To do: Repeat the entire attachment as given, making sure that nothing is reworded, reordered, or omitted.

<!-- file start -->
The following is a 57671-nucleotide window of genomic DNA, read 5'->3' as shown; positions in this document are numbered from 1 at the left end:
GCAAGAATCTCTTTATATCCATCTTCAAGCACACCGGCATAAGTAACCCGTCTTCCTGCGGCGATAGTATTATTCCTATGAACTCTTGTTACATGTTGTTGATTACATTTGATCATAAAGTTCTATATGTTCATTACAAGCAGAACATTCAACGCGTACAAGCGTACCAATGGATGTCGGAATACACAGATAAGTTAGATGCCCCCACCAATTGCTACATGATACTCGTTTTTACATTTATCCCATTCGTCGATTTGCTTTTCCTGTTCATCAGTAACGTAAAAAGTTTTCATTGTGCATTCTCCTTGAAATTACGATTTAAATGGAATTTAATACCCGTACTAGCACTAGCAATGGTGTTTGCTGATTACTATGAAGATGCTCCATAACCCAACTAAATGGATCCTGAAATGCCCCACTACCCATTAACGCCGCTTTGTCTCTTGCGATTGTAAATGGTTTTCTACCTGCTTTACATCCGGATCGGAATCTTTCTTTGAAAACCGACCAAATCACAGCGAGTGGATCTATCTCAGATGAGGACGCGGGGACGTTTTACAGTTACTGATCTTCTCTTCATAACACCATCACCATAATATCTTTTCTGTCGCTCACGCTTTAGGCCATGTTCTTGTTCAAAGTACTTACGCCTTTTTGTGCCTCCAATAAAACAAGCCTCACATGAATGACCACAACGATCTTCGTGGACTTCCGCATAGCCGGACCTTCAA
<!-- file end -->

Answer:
The following is a 57671-nucleotide window of genomic DNA, read 5'->3' as shown; positions in this document are numbered from 1 at the left end:
GCAAGAATCTCTTTATATCCATCTTCAAGCACACCGGCATAAGTAACCCGTCTTCCTGCGGCGATAGTATTATTCCTATGAACTCTTGTTACATGTTGTTGATTACATTTGATCATAAAGTTCTATATGTTCATTACAAGCAGAACATTCAACGCGTACAAGCGTACCAATGGATGTCGGAATACACAGATAAGTTAGATGCCCCCACCAATTGCTACATGATACTCGTTTTTACATTTATCCCATTCGTCGATTTGCTTTTCCTGTTCATCAGTAACGTAAAAAGTTTTCATTGTGCATTCTCCTTGAAATTACGATTTAAATGGAATTTAATACCCGTACTAGCACTAGCAATGGTGTTTGCTGATTACTATGAAGATGCTCCATAACCCAACTAAATGGATCCTGAAATGCCCCACTACCCATTAACGCCGCTTTGTCTCTTGCGATTGTAAATGGTTTTCTACCTGCTTTACATCCGGATCGGAATCTTTCTTTGAAAACCGACCAAATCACAGCGAGTGGATCTATCTCAGATGAGGACGCGGGGACGTTTTACAGTTACTGATCTTCTCTTCATAACACCATCACCATAATATCTTTTCTGTCGCTCACGCTTTAGGCCATGTTCTTGTTCAAAGTACTTACGCCTTTTTGTGCCTCCAATAAAACAAGCCTCACATGAATGACCACAACGATCTTCGTGGACTTCCGCATAGCCGGACCTTCAA